‘Easy to Mishandle’

07.10.13

Marco Rubio Weighs Supporting Abortion Ban, a Tricky Stand

It seems like a no-brainer—so why is the Florida senator, who is against abortion rights, waffling on a ban on abortions after 20 weeks? Eleanor Clift on the Akin and Mourdock examples and Rubio’s 2016 ambitions.

Anti-abortion-rights groups have been courting Sen. Marco Rubio (R-FL) for months, trying to persuade him to sponsor legislation that would ban abortions after 20 weeks. Marjorie Dannenfelser, president of the Susan B. Anthony List, which is spearheading the effort, tells The Daily Beast she is “cautiously optimistic” that Rubio will agree. The proposed legislation is consistent with his record—he’s always been anti–abortion rights—and it makes political sense as well, getting him back in the good graces of the right after breaking away on immigration reform.

The only surprise is what’s taking Rubio so long to make up his mind, a Hamlet-like tendency the freshman senator has displayed on other issues as well. An adviser confirms that he’s been talking to outside groups for some time, and now that he’s back in Washington after a family vacation, a decision appears imminent. On the surface, the legislation looks like a no-brainer for Rubio. It’s just the kind of messaging he needs to repair the damage he’s done with his party’s conservative base, and at this point, any legislative effort would be purely symbolic. An abortion ban won’t go anywhere in the Democratic-controlled Senate, so any damage to his standing among more middle-of-the-road voters would be limited.

If the matter were just about adding his name to backers of the legislation, Rubio would not be hesitating. But the senator is the party’s star property, and anything he does has marquee value. For all the upsides this legislation has for him, it has downsides as well. “This kind of abortion ban has some support among the public, but it’s easy to mishandle,” says Jack Pitney, a professor of government at Claremont McKenna College. Pitney notes that Republican candidates Todd Akin’s and Richard Mourdock’s ill-founded comments about rape and abortion made them laughingstocks during the 2012 campaign and cost the GOP two Senate seats.

“Any politician who talks about this has to do it with great sensitivity,” says Pitney. “It will be a test of [Rubio’s] political skills. If he passes that test, he will look good in 2016, and if he messes up, better to do it now than in the middle of a presidential campaign.”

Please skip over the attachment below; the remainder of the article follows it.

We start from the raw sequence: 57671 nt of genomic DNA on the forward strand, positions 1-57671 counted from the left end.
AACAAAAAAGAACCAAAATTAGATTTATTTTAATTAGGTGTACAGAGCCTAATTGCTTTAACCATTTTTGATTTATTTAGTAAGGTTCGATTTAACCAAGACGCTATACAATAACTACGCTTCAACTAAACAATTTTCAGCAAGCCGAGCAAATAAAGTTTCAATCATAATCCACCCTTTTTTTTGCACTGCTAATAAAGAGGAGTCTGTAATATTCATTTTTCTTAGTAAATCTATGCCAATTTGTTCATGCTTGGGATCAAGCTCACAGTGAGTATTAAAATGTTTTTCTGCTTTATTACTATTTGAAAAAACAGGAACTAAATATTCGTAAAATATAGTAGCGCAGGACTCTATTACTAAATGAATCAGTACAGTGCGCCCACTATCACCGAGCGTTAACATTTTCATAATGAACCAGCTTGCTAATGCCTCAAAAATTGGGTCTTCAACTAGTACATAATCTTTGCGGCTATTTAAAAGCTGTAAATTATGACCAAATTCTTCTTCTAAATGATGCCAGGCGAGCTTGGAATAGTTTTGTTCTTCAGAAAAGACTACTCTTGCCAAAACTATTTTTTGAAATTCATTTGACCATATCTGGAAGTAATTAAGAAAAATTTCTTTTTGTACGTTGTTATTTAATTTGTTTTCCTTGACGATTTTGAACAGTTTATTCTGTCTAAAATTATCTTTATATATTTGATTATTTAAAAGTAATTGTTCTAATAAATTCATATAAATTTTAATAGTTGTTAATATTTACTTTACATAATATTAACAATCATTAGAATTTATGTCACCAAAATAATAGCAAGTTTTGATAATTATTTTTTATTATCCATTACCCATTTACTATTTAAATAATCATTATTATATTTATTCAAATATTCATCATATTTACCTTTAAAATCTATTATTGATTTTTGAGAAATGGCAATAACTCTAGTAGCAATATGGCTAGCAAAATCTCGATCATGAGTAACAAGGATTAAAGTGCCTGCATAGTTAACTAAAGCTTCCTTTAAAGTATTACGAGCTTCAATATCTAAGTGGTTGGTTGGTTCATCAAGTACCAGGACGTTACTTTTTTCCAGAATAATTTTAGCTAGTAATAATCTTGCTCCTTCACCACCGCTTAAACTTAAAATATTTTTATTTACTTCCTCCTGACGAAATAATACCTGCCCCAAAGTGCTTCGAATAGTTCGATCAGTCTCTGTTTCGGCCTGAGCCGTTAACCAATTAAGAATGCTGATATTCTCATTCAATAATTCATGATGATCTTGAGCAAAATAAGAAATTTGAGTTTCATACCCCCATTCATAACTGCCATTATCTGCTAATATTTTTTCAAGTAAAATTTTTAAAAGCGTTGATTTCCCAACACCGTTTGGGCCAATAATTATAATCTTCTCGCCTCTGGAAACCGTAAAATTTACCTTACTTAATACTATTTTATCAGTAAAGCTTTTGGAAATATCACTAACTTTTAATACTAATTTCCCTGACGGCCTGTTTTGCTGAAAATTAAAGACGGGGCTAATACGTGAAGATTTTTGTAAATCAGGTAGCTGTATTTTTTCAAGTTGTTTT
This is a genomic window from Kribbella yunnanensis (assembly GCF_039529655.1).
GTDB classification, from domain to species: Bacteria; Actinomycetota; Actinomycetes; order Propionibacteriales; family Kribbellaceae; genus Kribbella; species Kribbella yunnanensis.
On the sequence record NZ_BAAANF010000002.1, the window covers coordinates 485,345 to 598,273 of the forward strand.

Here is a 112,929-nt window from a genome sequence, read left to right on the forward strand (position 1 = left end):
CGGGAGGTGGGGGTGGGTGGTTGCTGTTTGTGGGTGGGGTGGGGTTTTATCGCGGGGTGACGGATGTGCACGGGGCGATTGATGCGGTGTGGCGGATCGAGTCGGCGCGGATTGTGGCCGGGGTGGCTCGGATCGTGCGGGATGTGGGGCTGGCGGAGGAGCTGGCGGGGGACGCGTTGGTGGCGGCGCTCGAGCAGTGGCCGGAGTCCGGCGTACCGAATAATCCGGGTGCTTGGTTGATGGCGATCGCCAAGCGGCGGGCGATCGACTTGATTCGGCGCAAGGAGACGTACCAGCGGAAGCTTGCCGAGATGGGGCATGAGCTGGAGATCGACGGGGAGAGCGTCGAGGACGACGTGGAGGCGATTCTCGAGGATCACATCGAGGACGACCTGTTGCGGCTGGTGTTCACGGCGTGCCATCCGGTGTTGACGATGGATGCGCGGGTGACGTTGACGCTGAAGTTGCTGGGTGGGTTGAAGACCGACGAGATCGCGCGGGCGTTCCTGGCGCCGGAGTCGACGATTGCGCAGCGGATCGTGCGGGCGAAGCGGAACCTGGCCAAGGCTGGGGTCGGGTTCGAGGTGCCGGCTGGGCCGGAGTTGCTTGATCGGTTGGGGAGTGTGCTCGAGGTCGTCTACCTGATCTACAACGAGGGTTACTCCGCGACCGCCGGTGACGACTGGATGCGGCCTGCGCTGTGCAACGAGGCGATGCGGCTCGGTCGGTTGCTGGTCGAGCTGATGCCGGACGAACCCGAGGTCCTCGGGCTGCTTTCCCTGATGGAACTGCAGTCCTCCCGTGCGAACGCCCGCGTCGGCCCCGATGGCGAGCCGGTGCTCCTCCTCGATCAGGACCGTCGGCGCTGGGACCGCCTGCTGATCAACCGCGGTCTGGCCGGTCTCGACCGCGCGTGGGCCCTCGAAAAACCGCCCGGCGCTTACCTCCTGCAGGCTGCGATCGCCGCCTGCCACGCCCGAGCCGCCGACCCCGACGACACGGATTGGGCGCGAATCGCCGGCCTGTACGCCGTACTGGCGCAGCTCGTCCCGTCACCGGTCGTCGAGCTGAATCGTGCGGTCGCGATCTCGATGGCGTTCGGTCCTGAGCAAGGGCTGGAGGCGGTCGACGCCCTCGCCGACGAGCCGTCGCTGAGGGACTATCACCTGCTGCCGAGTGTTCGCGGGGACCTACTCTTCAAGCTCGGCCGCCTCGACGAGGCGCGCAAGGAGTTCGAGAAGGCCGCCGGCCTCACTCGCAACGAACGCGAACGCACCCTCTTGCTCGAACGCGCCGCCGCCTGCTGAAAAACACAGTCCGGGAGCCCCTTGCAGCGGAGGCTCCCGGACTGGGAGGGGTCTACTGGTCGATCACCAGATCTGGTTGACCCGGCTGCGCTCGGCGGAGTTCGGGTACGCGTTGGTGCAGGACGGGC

Republican pollster Kellyanne Conway points out that a majority of Americans, 64 percent, support a ban on abortion once the fetus can feel pain. She calls the 20-week ban on abortion the “pain-capable bill” and says one of Rubio’s talents is his ability to distill and convey complex issues. “He has an Everyman’s touch. He’s the right man for this job,” she says. With the GOP bleeding Hispanic and Asian voters, Conway says that if Rubio were running the floor debate on pain capable legislation, “many Hispanics and Asians would be nodding their heads in agreement at no abortions after 20 weeks. I hope they will take that message into the Latino community,” she says, faulting her party for its failure to reach out. When she presents her findings to Republicans, she’s often the only woman in the room, she says: “I feel like I walked into a locker room or an Elks club meeting by accident.”

“He has an Everyman’s touch. He’s the right man for this job.”

Rubio’s support of the 20-week ban is cast as “a way to buy off the right wing,” says Dannenfelser. But the Susan B. Anthony List is not involved in the immigration fight, and she says she doesn’t see one issue trading off the other. What she sees is “a great communicator ... He gets it. He doesn’t have to go off a script.” Rubio rallied anti-abortion-rights activists at the Susan B. Anthony List annual gala in Washington last year with the call that America “can never truly become what it fully was intended to be unless it deals with [abortion] squarely ... It’s that important.”

But even a great communicator has to be wary of an issue that affects women being talked about chiefly by men. Here’s where Dannenfelser says that while Rubio is “the ideal guy” to carry the Senate ban forward, the Senate has two women who are anti–abortion rights—Republicans Kelly Ayotte and Deb Fischer—“and we’re encouraging them to be part of this as well.” The anti-abortion-rights community feels the country is ready for a reevaluation of Roe v. Wade, says Conway. “It’s a 40-year-old decision considered by many people to have been overtaken by advances in medical technology, science, and medicine,” she says, and with a messenger as skillful as Rubio, the community believes it can avoid the pitfalls and the pratfalls that took down less-gifted politicians.